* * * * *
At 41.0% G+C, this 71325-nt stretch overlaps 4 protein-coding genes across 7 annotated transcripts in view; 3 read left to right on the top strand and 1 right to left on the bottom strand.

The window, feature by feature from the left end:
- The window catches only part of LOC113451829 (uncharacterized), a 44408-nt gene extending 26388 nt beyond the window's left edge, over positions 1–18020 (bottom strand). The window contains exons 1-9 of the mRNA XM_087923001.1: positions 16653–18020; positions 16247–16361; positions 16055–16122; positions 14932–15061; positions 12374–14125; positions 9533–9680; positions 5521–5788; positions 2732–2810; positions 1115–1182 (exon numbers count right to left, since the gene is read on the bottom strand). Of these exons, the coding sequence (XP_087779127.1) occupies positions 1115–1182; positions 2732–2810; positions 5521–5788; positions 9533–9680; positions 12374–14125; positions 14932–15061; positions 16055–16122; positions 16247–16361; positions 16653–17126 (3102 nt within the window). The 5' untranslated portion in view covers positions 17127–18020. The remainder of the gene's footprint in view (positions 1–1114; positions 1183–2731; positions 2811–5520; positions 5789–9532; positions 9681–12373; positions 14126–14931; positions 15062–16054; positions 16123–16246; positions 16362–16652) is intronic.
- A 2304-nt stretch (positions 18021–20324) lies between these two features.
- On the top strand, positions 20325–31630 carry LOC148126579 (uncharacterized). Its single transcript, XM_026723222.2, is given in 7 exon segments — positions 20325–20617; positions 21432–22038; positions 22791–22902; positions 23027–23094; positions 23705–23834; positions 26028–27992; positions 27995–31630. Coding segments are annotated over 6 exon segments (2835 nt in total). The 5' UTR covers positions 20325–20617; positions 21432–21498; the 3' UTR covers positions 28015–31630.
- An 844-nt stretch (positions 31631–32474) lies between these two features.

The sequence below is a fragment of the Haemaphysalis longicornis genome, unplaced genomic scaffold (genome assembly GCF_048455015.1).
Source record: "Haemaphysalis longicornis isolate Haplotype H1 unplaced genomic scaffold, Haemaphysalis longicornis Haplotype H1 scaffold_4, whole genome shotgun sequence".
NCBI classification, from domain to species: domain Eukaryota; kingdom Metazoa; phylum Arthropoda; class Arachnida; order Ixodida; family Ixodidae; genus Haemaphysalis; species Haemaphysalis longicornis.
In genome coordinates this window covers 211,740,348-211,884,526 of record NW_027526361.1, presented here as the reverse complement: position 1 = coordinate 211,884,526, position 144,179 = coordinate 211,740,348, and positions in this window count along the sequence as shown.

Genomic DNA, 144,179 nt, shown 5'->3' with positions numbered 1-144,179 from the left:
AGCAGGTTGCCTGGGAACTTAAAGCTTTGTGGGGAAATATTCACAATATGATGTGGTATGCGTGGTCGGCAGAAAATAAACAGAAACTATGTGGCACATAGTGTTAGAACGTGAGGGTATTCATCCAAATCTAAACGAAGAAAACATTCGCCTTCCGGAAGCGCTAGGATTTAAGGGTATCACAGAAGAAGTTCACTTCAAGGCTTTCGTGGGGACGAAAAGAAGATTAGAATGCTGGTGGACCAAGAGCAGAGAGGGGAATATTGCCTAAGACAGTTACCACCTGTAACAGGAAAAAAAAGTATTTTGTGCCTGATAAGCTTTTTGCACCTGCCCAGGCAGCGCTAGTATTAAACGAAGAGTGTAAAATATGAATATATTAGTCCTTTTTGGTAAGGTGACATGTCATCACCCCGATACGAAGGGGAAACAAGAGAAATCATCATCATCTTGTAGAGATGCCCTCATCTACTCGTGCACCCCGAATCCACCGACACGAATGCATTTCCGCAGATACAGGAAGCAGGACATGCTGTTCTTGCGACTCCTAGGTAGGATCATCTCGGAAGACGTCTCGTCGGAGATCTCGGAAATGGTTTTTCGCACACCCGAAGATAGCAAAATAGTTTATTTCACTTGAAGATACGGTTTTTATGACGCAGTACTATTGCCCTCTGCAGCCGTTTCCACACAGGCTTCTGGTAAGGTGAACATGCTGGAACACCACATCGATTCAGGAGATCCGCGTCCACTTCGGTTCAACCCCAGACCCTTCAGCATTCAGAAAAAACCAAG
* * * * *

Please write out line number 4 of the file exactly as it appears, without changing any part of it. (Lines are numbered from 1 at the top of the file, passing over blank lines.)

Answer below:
- A 2304-nt stretch (positions 18021–20324) lies between these two features.